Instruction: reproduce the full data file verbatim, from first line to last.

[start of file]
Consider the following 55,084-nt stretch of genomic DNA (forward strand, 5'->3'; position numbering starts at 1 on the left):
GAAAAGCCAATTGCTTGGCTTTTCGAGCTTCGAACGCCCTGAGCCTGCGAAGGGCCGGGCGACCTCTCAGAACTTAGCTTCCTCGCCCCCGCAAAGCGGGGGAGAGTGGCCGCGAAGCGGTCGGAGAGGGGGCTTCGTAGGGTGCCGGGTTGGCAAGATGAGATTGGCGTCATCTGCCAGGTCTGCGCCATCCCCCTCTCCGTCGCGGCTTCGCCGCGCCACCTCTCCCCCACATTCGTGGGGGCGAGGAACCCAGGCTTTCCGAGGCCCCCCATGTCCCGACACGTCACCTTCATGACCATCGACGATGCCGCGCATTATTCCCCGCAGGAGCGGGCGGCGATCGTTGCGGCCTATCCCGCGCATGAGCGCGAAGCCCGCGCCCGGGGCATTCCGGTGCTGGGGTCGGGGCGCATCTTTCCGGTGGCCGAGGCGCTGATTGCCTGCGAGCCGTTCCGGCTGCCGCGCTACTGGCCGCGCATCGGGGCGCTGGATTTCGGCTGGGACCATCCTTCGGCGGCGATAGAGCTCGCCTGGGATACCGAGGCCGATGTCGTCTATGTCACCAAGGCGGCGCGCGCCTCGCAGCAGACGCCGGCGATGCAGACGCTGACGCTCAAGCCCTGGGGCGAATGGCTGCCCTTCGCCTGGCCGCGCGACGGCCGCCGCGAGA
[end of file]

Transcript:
Consider the following 55,084-nt stretch of genomic DNA (forward strand, 5'->3'; position numbering starts at 1 on the left):
GAAAAGCCAATTGCTTGGCTTTTCGAGCTTCGAACGCCCTGAGCCTGCGAAGGGCCGGGCGACCTCTCAGAACTTAGCTTCCTCGCCCCCGCAAAGCGGGGGAGAGTGGCCGCGAAGCGGTCGGAGAGGGGGCTTCGTAGGGTGCCGGGTTGGCAAGATGAGATTGGCGTCATCTGCCAGGTCTGCGCCATCCCCCTCTCCGTCGCGGCTTCGCCGCGCCACCTCTCCCCCACATTCGTGGGGGCGAGGAACCCAGGCTTTCCGAGGCCCCCCATGTCCCGACACGTCACCTTCATGACCATCGACGATGCCGCGCATTATTCCCCGCAGGAGCGGGCGGCGATCGTTGCGGCCTATCCCGCGCATGAGCGCGAAGCCCGCGCCCGGGGCATTCCGGTGCTGGGGTCGGGGCGCATCTTTCCGGTGGCCGAGGCGCTGATTGCCTGCGAGCCGTTCCGGCTGCCGCGCTACTGGCCGCGCATCGGGGCGCTGGATTTCGGCTGGGACCATCCTTCGGCGGCGATAGAGCTCGCCTGGGATACCGAGGCCGATGTCGTCTATGTCACCAAGGCGGCGCGCGCCTCGCAGCAGACGCCGGCGATGCAGACGCTGACGCTCAAGCCCTGGGGCGAATGGCTGCCCTTCGCCTGGCCGCGCGACGGCCGCCGCGAGA